"I'm glad to hear that she's removed herself from the bench and that she's retired," Denise Harlins. "But she didn't belong [on the bench] anyway."

"If judges have to look over their shoulders as they decide a case; if they have to test the political winds in order to arrive at a politically correct verdict--then the judicial system and the freedoms it guarantees will be destroyed," Karlin wrote in a letter to The New York Times after they endorsed one of her opponents.

The Harlins family held vigils outside the Du residence every year on the anniversary of her sentencing.

Denise Harlins interrupted an awards ceremony at the Biltmore Hotel for Du defense attorney Charles Lloyd. Karlin and Du's son also attended that ceremony.

"All you people sitting, applauding over a child killer," Harlins yelled. "Latasha was defenseless. She didn't do nothing!"

Karlin was re-elected to the Superior Court bench, she then moved to Juvenile Dependency Court, a transfer she had requested before the Du case. "I have been honored to spend the last 20 years serving the public but now I want to devote time to my family," Karlin wrote.[7][19]

See also[edit]

References[edit]

  1. ^ The People, petitioner v. The Superior Court of Los Angeles County, Respondent; Soon Ja Du, Real Party in Interest, 1992. 5th Cal App 4th 825.
  2. ^ "A Senseless and Tragic Killing: New tension for Korean-American and African-American communities". The Los Angeles Times. March 20, 1991. p. Page B6. 
  3. ^ "Merchant Charged in Girl's Fatal Shooting". The New York Times. Associated Press. March 22, 1991. 
  4. ^ a b People v. Superior Court (Du)
  5. ^ http://articles.latimes.com/1991-10-01/local/me-3692_1_black-girl
  6. ^ "Twilight: Los Angeles, 1992 Historical Timeline". UC Davis. 
  7. ^ a b "Judge Who Gave Probation In a Slaying May Be Moved". The New York Times. January 24, 1992.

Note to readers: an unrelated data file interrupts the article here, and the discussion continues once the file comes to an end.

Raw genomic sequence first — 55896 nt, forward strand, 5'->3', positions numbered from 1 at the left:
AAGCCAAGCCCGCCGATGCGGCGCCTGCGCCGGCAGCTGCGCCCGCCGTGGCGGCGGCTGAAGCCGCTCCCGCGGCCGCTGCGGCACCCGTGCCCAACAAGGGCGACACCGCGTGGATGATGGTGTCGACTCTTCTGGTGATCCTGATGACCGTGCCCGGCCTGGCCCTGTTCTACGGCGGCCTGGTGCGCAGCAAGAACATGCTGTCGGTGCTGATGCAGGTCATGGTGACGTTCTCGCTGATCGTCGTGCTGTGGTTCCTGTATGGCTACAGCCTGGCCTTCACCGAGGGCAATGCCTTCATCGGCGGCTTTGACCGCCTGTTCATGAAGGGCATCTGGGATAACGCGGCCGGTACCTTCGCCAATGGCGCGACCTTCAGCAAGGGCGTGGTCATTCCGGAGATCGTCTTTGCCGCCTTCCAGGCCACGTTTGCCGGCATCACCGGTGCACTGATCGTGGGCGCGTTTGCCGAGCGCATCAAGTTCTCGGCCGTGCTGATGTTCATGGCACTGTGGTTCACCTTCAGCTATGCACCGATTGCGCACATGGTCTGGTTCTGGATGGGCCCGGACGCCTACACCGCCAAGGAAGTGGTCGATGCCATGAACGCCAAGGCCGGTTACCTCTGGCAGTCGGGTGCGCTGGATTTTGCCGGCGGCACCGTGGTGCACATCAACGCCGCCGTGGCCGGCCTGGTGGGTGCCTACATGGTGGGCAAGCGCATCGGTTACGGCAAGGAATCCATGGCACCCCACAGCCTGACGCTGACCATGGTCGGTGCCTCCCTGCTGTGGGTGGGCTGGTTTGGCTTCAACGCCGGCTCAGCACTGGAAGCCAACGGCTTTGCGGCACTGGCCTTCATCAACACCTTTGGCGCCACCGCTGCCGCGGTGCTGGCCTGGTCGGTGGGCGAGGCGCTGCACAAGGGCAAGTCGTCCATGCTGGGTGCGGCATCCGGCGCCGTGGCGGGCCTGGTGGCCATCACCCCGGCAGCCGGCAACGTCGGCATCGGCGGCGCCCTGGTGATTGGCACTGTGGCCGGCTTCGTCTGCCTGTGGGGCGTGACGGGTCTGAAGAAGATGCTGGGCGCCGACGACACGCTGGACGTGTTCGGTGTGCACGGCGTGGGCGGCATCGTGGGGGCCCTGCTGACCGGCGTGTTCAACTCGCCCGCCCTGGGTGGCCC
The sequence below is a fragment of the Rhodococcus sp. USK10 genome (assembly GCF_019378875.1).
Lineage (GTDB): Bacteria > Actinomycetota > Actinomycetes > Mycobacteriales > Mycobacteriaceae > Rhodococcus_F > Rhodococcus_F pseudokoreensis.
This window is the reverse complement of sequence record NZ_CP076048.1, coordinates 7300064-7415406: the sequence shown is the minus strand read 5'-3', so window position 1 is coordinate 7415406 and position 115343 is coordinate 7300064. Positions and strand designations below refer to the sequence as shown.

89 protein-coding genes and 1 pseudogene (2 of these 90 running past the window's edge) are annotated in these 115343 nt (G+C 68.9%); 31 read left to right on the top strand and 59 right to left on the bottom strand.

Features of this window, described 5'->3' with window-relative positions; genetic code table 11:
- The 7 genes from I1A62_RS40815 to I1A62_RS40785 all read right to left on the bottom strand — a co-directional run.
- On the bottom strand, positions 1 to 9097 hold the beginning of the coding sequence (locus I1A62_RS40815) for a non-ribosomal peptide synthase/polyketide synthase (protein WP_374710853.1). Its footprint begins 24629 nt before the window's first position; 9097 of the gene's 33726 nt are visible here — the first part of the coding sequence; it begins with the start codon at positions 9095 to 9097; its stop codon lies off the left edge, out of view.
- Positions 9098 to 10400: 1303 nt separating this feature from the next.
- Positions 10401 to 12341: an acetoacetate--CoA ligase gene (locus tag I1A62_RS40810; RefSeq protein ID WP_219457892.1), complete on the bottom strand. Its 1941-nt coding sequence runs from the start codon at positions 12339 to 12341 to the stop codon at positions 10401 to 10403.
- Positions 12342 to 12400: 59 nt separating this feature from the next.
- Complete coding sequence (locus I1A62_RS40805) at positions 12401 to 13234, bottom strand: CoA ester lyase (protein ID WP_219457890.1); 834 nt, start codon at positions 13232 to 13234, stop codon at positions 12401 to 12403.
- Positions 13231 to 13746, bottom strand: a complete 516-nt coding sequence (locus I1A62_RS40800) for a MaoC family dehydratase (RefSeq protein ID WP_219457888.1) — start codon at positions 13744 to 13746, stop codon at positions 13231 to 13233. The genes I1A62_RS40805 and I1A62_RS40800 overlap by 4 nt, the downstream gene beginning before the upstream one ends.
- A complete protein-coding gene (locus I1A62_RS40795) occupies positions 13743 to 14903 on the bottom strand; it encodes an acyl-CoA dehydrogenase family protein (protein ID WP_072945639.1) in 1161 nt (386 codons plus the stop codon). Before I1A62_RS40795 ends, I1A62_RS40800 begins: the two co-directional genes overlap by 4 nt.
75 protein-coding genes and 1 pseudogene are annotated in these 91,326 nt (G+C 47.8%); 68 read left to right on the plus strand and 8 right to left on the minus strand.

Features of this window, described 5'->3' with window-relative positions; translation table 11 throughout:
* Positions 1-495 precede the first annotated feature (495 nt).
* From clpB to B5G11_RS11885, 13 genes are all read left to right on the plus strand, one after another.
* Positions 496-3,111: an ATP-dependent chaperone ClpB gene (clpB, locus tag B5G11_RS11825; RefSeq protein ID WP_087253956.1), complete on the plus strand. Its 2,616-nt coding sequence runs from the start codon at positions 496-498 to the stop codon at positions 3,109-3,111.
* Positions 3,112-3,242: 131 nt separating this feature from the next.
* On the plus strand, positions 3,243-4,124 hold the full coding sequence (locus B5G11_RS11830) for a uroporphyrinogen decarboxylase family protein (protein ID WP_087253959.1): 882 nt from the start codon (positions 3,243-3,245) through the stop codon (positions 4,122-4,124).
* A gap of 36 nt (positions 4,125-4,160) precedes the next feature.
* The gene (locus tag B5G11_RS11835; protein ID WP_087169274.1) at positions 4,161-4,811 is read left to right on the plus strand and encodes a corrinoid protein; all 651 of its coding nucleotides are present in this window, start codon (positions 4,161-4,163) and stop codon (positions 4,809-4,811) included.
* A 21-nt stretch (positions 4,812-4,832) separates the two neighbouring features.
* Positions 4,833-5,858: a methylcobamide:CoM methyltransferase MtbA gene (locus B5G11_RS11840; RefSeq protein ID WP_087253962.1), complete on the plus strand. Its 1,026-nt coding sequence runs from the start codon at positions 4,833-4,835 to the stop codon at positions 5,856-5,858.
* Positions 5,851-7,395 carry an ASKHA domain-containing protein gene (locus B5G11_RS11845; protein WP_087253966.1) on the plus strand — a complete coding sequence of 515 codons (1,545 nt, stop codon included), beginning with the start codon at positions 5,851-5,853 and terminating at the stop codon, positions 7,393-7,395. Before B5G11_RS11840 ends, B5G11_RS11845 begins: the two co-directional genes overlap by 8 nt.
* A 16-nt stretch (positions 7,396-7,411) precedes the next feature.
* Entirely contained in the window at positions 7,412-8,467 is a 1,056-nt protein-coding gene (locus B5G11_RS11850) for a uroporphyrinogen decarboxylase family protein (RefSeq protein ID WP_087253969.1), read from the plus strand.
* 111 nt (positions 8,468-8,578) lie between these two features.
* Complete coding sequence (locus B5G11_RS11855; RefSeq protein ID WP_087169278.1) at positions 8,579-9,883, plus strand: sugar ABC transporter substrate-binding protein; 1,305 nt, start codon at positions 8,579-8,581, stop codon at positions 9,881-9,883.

8. ^ "U.S. Looks Into Korean Grocer's Slaying of Black Published", The New York Times, November 26, 1992 
  9. ^ "Grocer Given Probation in Shooting of Girl". The New York Times. November 17, 1991. 
  10. ^ People v. Superior Court of Los Angeles County (Du), 5 Cal. App. 4th 822, 7 Cal.Rptr.2d 177 (1992), from Google Scholar. Retrieved on September 14, 2012.
  11. ^ African-Americans, Koreans Try to Heal Deep Wounds, L.A. Daily News, Apr. 29, 2007
  12. ^ Dressler & Garvey, Cases and Materials Criminal Law 57 (6th ed 2012)
  13. ^ Salak, John (1993). The Los Angeles Riots: America's Cities in Crisis. Brookfield, Conn.: Millbrook Press. p. 24. ISBN 1562943731. 
  14. ^ Penelope McMillan, End to Market Violence Urged From the Los Angeles Times (August 19, 1991). Retrieved on June 19, 2012.
  15. ^ The L.A. Riots: 20 Years Later — Where they are now. From the Los Angeles Times (April 20, 2012). Retrieved on June 19, 2012.
  16. ^ Tom Mathews et al. "The Siege of L.A.". Newsweek. May 1992.
  17. ^ David Ellis. "L.A. Lawless". Time. May 1992.
  18. ^ Van Nguyen, Dean (18 October 2011). "True to the Game: Ice Cube's 'Death Certificate'". PopMatters. 
  19. ^ "Unusual Threat for a Judge in a Bitter Slaying Trial". The New York Times. November 22, 1991.